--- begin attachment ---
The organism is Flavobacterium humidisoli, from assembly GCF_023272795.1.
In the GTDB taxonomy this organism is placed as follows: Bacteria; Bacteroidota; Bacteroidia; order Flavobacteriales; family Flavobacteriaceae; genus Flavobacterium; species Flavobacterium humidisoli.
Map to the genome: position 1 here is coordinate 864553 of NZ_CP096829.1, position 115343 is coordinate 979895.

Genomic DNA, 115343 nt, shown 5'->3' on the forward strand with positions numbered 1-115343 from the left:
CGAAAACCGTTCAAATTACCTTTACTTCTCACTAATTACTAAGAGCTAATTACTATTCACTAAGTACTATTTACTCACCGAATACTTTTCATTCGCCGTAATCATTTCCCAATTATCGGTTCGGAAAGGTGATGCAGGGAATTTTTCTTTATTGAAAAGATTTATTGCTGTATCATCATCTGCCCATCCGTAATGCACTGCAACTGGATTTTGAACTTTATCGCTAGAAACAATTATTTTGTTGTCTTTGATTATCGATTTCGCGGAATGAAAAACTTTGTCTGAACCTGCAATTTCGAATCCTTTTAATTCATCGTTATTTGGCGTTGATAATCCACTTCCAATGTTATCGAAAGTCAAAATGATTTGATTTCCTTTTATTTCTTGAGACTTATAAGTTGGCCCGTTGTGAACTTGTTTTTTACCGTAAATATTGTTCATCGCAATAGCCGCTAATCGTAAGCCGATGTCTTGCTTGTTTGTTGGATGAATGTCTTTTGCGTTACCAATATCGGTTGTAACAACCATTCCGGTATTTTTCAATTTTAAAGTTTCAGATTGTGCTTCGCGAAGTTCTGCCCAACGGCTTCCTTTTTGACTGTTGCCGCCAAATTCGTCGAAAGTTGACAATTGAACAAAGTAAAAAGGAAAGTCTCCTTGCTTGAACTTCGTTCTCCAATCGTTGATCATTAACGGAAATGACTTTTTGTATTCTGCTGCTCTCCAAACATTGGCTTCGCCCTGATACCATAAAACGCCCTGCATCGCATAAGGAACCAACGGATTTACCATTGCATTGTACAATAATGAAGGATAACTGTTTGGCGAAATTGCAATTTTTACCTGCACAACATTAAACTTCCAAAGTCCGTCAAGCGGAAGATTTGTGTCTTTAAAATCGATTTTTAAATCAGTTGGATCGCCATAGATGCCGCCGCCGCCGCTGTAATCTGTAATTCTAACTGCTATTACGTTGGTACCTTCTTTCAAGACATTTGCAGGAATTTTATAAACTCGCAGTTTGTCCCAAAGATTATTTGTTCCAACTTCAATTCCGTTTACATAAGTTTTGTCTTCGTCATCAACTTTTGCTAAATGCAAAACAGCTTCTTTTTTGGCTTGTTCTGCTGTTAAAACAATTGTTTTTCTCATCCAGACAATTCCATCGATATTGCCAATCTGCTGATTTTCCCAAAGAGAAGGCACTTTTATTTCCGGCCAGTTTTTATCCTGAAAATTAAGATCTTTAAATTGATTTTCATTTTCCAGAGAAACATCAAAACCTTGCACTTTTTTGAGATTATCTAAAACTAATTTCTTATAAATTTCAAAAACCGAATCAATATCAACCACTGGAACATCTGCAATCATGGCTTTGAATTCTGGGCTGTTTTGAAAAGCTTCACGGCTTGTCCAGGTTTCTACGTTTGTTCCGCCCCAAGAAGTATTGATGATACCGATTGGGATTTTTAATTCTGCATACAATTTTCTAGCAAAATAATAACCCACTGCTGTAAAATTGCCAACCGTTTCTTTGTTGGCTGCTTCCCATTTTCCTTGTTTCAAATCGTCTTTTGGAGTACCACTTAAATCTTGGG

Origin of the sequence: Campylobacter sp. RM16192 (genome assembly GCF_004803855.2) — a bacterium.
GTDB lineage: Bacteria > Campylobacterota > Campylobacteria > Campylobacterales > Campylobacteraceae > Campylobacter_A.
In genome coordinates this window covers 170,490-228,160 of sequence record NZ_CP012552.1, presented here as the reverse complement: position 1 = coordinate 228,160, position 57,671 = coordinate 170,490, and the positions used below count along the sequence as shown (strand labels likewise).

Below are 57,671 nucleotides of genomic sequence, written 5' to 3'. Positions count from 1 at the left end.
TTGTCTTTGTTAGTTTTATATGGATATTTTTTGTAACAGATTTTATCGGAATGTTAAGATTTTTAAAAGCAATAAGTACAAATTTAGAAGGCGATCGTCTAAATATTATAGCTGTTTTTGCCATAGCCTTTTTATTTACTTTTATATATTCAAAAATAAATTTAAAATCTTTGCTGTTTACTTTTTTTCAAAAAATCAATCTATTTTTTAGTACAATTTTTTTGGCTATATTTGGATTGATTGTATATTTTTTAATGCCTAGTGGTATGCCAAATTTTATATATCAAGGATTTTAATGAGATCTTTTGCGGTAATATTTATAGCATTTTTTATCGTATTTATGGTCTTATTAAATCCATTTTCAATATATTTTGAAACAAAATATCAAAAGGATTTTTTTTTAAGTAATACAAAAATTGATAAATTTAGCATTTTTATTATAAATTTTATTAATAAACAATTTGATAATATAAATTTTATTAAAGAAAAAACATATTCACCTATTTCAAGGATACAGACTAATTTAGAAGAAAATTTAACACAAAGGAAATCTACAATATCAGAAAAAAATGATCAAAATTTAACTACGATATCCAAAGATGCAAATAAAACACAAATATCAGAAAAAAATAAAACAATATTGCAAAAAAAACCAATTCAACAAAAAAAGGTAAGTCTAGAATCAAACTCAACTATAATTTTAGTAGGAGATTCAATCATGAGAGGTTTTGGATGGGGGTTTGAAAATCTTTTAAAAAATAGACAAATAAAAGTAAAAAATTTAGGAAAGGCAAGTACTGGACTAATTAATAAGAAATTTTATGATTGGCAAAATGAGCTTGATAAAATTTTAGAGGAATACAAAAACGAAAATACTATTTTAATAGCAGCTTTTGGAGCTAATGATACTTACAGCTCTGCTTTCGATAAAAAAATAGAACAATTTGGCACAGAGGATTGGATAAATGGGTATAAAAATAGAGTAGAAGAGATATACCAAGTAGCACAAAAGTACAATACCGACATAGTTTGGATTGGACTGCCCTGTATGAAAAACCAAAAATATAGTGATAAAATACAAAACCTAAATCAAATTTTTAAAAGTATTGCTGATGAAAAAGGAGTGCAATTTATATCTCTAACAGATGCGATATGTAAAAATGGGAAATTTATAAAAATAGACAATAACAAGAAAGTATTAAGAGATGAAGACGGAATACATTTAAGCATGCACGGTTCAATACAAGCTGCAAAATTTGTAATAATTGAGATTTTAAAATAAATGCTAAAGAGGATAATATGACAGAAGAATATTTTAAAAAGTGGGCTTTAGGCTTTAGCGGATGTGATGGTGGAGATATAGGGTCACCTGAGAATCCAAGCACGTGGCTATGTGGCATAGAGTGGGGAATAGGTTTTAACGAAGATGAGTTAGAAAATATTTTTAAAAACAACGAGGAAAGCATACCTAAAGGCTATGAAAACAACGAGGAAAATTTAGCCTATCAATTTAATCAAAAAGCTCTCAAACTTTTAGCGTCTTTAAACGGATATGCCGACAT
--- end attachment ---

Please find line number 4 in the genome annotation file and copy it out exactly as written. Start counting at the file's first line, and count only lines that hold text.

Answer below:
Genomic DNA, 115343 nt, shown 5'->3' on the forward strand with positions numbered 1-115343 from the left: